A letter from a lucky Titanic survivor describing a dramatic near-miss moment that may have sealed the doomed liner’s fate in 1912 — some 111 years ago this year — was put up for auction in April 2023 and estimated to sell for £20,000, or over $25,000 in U.S. dollars, according to Bournemouth News and Picture Service (BNPS).
The item sold for £15,000, or a little over $19,000, Henry Aldridge & Son Ltd. auctioneers confirmed to Fox News Digital on Tuesday morning. The letter’s sale and back story comes as a frantic search is underway this week for a missing submersible that takes tourists to see the Titanic’s wreckage.
Stanley May, the letter’s writer, spent 24 hours on the Titanic — beginning from when it left Southampton to its last port of call at Cobh, Ireland.
Had the two ships collided, the Titanic’s departure would have been delayed and the Titanic likely never would have struck the iceberg that caused her to sink — with the loss of 1,522 lives a mere four days later.
The Titanic was late in arriving at Cherbourg, France, “owing to an accident shortly after starting.”
He wrote, “New York broke loose from her moorings and drifted on to the Titanic and as she had not steam (sic) up, was in a very lifeless condition … Tugs saved her and no great damage done, but am afraid a lot of people would have been injured by the broken ropes, but we shall not hear until we land.”
May was a first-class passenger aboard the Titanic.
This is the start of Stanley May’s letter, dated April 11, 1912, to his daughters back home. May witnessed the near-miss the Titanic had with a smaller passenger liner as it left the quayside at Southampton. Had the two ships hit, the Titanic’s departure would have been delayed and it may never have struck the iceberg that caused her to sink with the loss of 1,522 lives four days later, said BNPS. (BNPS)
In his letter, he went on to describe the luxury liner as appearing like a “palace.”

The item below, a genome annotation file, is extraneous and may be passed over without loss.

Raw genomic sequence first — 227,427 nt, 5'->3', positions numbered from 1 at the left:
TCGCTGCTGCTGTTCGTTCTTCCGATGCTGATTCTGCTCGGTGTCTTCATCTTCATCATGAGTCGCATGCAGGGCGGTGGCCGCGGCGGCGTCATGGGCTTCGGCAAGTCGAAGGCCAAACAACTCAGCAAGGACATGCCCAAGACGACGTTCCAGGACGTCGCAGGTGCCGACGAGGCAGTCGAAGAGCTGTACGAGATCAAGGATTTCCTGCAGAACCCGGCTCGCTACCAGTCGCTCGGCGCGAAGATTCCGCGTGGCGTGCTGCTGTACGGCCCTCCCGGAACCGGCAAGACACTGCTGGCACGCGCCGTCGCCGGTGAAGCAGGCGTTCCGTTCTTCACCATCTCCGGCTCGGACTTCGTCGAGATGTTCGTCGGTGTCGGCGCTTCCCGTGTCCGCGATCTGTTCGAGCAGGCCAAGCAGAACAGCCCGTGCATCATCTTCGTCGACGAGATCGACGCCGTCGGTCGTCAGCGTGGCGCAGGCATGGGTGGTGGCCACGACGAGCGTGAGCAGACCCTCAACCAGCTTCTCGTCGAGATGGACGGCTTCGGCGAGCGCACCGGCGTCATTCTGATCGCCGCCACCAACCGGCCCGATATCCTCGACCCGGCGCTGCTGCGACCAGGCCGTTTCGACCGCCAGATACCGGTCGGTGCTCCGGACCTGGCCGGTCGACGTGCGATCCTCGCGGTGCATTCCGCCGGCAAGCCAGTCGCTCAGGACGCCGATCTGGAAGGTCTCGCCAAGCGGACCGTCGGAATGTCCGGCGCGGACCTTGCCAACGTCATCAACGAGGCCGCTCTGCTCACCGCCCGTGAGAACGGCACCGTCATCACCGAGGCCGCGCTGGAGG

The two-page letter surfaced for sale in April 2023 at Henry Aldridge & Son Auctioneers of Devizes, Wiltshire.
Henry Aldridge & Son Ltd. is a premier auctioneer of antiques and collectors items based in southwest England. It’s a family-run business operated by the husband and wife team of Andrew and Chrissie Aldridge, the company’s website indicates.
This is page two of Titanic survivor Stanley May’s letter to his daughters. (BNPS)
Andrew Aldridge said, “It is a fascinating letter that gives a very good firsthand account of the New York incident,” according to BNPS.
The shipwreck of the Titanic is shown in 1996. It was discovered in 1985. The Titanic — owned and operated by White Star Line — set sail on her maiden voyage from Southampton to New York on April 10, 1912. (Xavier DESMIER/Gamma-Rapho via Getty Images)
And “had that happened, then the iceberg the Titanic went on to hit would have floated clear of its path by the time it reached that area of the North Atlantic.”
Said Aldridge, “Stanley May and his family had a lucky escape and got off in Ireland.”
The Titanic — owned and operated by White Star Line — set sail on her maiden voyage from Southampton to New York on April 10, 1912.
The liner made two short stops en route — one at the French port of Cherbourg, the other at Cork Harbor, Ireland — where smaller vessels ferried passengers on and off board the Titanic, according to multiple sources.